Saturday, 8 December 2007

Getting inertia again.. suddenly don't feel like leaving san diego and go home. 3 weeks might not be that short after all

Al was introducing Gateway cloning the other day.. and i felt that we're quite suaku for not knowing about this earlier. Basically you clone using homologous recombination instead of ligation. No more worrying about low efficiency ligations, just PCR and recombine.

P was presenting about the complex. Looking at where she's going, she's really going to get a Cell paper. Now she thinks that my protein is a substrate for hers.. why didn't you tell me any of these before? Whatever.. Now you can go KO ur own gene and work it out.. maybe after the phosphatase gets KO-ed. I believe that my new gene does something too.
1 thing I have to admit about this woman. She's capable. She wants to be a PI and is definitely working towards it. I can imagine her being a PI and she would be quite good at it, though she might be a micromanager. Already, she's presenting her work as if it's the most impt thing in the world..

I can't make up my mind. Every time I hear a new thing, or someone speaks enthusiastically about something, I get interested. The other day I heard about an interesting mechanism how G proteins get turned on and affect their effectors. Suddenly biochem sounds appealing again, imagining how things work at the molecular level was very fun. But I'm pretty sure I don't want to be a biochemist. I guess the only good thing is that I'm allowing the many options to stay open..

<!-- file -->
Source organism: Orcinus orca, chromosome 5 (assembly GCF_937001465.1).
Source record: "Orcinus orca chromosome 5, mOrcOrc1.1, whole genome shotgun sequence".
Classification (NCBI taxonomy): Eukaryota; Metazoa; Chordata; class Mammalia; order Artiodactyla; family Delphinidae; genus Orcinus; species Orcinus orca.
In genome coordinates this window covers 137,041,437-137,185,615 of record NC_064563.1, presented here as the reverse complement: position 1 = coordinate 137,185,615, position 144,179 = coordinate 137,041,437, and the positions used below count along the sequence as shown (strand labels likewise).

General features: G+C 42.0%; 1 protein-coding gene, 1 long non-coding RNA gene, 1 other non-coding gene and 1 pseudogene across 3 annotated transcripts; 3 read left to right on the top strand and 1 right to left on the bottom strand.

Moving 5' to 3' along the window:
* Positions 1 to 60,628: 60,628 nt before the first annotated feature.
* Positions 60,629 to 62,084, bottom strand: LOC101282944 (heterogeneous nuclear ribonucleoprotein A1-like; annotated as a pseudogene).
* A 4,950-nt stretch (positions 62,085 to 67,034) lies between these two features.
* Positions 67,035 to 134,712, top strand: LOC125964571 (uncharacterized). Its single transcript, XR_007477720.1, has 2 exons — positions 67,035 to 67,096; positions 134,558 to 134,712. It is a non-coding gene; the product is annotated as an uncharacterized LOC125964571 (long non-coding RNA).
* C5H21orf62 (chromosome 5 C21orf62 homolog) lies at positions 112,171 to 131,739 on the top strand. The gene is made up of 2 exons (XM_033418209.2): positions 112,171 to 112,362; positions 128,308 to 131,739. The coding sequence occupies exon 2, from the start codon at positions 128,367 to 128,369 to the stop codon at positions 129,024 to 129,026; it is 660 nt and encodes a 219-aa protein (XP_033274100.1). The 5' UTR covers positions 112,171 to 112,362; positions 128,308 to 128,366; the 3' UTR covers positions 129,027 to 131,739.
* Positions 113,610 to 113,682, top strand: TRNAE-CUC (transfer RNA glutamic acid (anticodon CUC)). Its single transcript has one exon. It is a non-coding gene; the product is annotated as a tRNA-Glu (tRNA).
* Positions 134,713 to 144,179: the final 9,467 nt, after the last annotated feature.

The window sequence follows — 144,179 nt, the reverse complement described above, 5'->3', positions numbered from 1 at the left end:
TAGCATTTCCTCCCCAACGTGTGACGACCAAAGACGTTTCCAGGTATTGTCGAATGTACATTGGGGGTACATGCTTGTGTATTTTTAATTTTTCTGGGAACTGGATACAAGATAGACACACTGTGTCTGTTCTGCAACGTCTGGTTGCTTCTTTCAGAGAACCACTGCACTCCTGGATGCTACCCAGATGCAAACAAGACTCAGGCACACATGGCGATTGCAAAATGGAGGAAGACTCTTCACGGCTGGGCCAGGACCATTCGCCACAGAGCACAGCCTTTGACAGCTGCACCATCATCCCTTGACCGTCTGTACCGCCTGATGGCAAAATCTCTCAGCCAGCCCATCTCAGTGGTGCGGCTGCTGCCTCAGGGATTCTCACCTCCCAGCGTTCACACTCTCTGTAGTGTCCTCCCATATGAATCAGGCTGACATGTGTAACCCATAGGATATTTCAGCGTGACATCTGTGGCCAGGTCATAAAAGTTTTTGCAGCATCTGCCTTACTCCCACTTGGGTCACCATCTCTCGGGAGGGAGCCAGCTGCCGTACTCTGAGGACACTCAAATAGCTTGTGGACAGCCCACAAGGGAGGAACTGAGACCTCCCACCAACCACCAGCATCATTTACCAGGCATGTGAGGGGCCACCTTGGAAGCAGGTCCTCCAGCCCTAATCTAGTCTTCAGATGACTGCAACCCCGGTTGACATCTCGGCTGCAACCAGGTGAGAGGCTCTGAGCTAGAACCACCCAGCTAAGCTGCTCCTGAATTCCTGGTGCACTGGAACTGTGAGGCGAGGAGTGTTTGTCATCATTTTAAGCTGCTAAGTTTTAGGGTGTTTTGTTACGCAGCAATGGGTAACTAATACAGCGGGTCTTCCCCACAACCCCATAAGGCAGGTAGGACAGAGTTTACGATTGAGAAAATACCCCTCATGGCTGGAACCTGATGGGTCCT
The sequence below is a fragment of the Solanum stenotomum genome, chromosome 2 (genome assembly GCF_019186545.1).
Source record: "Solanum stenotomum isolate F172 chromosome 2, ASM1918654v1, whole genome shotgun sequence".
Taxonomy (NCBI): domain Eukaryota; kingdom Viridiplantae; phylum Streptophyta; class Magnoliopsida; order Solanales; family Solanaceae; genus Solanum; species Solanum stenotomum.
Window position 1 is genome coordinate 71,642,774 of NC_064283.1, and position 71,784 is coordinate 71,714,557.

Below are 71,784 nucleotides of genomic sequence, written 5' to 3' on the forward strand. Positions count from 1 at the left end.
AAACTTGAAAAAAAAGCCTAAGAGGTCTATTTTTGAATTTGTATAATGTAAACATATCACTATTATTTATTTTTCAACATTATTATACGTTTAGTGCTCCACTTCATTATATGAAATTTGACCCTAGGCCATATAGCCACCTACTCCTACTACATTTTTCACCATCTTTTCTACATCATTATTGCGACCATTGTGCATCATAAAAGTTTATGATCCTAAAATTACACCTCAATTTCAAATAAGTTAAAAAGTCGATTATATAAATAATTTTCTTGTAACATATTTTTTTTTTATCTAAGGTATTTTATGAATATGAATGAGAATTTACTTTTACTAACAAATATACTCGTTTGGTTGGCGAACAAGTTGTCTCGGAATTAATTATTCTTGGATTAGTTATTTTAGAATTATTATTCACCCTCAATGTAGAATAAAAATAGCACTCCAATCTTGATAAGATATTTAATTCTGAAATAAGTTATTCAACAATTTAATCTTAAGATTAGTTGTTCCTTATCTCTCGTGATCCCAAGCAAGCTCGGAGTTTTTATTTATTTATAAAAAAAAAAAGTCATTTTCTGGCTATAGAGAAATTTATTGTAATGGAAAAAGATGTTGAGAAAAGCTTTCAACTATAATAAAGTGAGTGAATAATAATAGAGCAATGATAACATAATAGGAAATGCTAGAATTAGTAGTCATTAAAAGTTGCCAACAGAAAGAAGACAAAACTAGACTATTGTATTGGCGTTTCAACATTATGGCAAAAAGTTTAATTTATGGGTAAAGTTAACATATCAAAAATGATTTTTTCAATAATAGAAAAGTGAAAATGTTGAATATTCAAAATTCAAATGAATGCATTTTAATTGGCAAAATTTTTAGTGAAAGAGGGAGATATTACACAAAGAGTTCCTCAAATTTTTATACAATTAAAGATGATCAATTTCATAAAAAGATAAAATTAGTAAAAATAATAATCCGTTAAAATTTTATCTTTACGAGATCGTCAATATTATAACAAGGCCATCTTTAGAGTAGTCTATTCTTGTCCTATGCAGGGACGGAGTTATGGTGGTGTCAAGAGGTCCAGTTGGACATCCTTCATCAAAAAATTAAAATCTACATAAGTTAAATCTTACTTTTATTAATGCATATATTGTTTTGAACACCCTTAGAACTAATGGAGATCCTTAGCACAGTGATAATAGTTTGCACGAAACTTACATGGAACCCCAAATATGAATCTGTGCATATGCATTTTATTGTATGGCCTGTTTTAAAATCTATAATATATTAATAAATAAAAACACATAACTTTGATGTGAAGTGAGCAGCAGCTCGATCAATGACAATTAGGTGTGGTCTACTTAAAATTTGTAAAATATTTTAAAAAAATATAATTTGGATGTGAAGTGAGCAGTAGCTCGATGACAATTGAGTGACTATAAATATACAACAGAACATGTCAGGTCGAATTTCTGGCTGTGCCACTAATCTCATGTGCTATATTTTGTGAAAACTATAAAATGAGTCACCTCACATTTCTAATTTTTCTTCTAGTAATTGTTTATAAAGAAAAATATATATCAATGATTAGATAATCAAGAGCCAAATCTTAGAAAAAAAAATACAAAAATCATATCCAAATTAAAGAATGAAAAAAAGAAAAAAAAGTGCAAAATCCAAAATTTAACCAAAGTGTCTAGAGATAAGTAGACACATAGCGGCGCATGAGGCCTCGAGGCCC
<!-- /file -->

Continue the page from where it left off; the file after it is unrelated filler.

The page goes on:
More bio talk. Had the symposium for Embryology lab. It's absolutely a party, with all kinds of exotic snacks from Trader Joe's, lots of Cuties and champaigne! Champaigne in class, can you believe it? Anyway many people did very amazing experiments and got very fantastic results. RA and ethanol produced some pretty screwed up tadpoles. But the most impressive results are the transplants and ablations. This group chopped off the tail of a young tadpole and transplanted into the belly of another. The host grew to have 2 tails and the donor lived without a tail. Another group did something even more amazing. They chopped a young tadpole into 2 (anterior and posterior), rotated the 2nd part of the embryo 180 degrees and allowed the tadpole to heal. Guess what? The tadpole managed to heal and the 2 body parts stuck to each other and formed a complete tadpole! And what's more fantastic was that the spinal cord moved from the top of the embryo in the front to the bottom of the embryo at the back cos the tail region was rotated 180 degrees. The heart was displaced to the side and the anus was on top of the tadpole instead of the bottom. I thought that was the most amazing result of the day. Very creative experiment.

Of course our results were way too cool too. We produced 2 headed tadpoles by transplanting the organizer of an early frog gastrula to the ventral region of another gastrula. And our 100% survival rate was way too impressive. I don't know how we got such successful results but we did. The other organizer transplant groups had pretty sad results. Maybe it's really because my side of the lab is warmer.

Controls. The one on top is a normal tadpole. The round ball is the donor of an Organizer (organizer sends out signals to pattern the embryo). The one at the bottom is a negative control where we stuffed a piece of non-organizer tissue into the spot where we normally put the organizer.

2 headed tadpoles!! And a 2-tailed one. We were escatatic when we saw these.
Yay! Felicia and I with our prof.

Friday, 7 December 2007


December 7, 2007
SAN DIEGO: The FBI is asking for the public's help in identifying who planted a fake bomb that led to the evacuation of University of California San Diego medical school buildings at the La Jolla campus Wednesday.